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Superstitions from Korea

Jae-Seok Park, Joy, Hye Young, and Hollie from Korea

Jae-Seok Park describes some things that people don't do today because of superstitions from long ago.

Jae-Seok Park
Jae-Seok Park

There are two superstitions about good and bad luck that involve two kinds of birds in Korea. It's up to you to believe them or not.

First, if you see crows or ravens when you are leaving your house in order to go to school or to your company early in the morning, it means that you will be in trouble and have bad luck all day--just for a day.

Second, if you see magpies or listen to their calls when you go somewhere, especially early in the morning, you will have good luck for a day. Magpies mean really good luck in Korea.

Joy describes superstitions about washing your hair on the day you take a test, giving shoes as a present, and seeing a bird called a magpie.


In my country, most people believe in superstitions that have been handed down from a long time ago. Here are some examples of common ones. One superstition about tests says: On the day when you have a big test, don't wash your hair. People believe when they wash their hair, their memories are cleaned by the water. Consequently, people think they won't be able to remember what they studied.

A superstition about couples says: Don't present a boyfriend or a girlfriend with a pair of shoes. If you do, your boyfriend or girlfriend will leave you. So some people believe they will break up with their girl friend if they give them a pair of shoes.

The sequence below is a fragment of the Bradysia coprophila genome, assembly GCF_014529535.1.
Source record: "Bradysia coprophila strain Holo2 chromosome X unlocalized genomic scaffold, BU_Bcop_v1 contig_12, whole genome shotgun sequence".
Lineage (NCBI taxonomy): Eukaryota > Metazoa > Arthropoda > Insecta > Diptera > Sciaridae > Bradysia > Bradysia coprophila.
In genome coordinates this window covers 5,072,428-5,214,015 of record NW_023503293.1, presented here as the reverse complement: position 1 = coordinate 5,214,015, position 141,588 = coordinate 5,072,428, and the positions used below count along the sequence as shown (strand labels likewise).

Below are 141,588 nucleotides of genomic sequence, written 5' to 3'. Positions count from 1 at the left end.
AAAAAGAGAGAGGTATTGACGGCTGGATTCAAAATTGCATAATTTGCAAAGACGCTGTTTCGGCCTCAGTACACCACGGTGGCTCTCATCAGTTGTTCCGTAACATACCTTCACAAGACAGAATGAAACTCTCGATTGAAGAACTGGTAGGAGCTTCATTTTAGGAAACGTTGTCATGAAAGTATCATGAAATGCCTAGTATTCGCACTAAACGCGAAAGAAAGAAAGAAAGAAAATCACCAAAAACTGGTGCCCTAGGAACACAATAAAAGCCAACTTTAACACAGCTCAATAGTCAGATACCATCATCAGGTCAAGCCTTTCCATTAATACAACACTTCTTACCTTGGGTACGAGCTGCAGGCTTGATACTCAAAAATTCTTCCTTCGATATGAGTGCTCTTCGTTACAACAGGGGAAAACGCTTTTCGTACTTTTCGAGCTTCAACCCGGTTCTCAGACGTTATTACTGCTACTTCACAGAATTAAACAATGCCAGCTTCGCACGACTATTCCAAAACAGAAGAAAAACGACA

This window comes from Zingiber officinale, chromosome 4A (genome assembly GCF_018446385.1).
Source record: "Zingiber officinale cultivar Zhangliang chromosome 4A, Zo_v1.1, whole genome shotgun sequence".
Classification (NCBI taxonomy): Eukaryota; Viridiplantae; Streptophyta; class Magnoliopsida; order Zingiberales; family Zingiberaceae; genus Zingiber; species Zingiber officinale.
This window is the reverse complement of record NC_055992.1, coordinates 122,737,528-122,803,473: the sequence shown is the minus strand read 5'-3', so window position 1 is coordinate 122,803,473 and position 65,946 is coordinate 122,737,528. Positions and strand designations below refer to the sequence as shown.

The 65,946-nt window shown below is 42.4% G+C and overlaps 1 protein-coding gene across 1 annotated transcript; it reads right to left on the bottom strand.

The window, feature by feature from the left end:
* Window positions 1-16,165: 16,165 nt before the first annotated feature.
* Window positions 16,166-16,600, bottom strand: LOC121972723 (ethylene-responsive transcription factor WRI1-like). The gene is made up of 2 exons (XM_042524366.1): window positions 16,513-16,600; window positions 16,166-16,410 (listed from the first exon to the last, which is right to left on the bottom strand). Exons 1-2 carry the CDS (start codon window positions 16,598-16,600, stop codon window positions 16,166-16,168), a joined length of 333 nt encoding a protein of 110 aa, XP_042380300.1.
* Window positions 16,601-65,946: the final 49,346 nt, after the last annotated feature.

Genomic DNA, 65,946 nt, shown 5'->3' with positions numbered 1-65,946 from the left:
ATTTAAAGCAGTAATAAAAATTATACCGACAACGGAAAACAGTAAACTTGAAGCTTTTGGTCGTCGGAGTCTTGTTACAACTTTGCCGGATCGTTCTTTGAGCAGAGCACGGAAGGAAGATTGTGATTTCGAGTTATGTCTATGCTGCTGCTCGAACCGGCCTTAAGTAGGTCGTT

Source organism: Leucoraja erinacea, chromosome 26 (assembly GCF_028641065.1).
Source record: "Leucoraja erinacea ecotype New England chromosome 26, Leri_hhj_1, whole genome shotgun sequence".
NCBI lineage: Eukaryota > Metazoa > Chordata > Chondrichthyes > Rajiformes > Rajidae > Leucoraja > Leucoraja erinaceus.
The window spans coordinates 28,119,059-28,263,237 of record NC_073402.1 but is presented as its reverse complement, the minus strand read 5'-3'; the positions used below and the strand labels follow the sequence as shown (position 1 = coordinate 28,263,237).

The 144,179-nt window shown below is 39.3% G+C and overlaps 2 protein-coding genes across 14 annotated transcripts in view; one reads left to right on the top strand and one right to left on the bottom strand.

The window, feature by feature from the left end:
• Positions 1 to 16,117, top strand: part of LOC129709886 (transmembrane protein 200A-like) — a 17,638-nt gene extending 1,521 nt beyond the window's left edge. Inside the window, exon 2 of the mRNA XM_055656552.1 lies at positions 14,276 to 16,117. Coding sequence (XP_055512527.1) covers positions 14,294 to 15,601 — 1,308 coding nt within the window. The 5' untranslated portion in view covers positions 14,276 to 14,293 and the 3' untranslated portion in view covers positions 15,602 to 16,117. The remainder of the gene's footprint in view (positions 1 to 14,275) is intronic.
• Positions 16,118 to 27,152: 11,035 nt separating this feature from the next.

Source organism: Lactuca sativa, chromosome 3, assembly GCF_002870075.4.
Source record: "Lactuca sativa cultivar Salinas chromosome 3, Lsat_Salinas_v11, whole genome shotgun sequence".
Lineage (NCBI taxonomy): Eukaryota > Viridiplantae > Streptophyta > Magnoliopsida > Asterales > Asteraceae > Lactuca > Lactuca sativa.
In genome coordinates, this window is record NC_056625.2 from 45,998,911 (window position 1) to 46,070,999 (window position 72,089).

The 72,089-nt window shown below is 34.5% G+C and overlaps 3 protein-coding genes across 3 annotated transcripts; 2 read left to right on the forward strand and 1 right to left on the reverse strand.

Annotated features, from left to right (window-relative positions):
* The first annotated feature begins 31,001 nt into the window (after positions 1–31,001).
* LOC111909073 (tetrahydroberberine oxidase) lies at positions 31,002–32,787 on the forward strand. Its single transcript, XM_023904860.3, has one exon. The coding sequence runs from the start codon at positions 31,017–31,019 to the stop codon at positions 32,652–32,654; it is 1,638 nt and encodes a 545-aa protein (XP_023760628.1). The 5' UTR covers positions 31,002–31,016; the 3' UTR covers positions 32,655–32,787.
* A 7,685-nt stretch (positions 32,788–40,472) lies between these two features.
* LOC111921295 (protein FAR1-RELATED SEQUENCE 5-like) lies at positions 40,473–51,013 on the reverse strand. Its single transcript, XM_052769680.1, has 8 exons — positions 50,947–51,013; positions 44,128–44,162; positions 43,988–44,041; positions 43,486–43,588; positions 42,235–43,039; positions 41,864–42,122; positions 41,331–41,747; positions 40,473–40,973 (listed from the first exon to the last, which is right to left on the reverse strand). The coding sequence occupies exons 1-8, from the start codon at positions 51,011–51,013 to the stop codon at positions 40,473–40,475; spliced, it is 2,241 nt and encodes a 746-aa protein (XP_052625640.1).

There is also a superstition about the Korean magpie (bird). People say: If you see a magpie in the morning, you'll get good news. In Korean folk songs, there are some stories about this bird. There is a song about this.

Many people believe these kinds of superstitions. Actually, superstitions have many meanings. I don't believe in them, but I can't ignore them.

Hye Young writes about superstitions from long ago that say what people aren't supposed to do at night.

Cutting nails
Don't cut your nails at night.

In Korea, there are a few things we are not supposed to do at night. So when I was young, my mom asked me not to cut my nails at night. She said, "If you cut your nails, some animals like mice will eat your nails, and then they'll become you or they'll take your spirit." Basically, this belief is from the past when we didn't have electricity. If we cut out nails then night then, the room would be dirty because we couldn't see to clean it. So, we still don't do that even today.

Similarly, we don't sing at night. Old people say, "If you sing a song at night, snakes will appear in front of you." I think the reason they say that is to stop you from annoying your neighbors. In the past, we didn't have soundproof walls or windows. It was a kind of wisdom.

Hollie tells about a superstition about the the difference in ages between a bride and bridegroom.

Choose your spouse carefully.

In Korea, when you choose your spouse, you have to be careful. If you marry someone five years difference in age, "won jin sal" will bother you. You'll fight with yur spouse every day, but you won't get divorced. And, if you marry someone six years older or younger than you are, "sang chun sal" will make you strange. You and your spouse will live happily, but you will always be beggars. As a result, many Koreans consider four years difference or seven years difference in age between the bride and the bridegroom is the best age.

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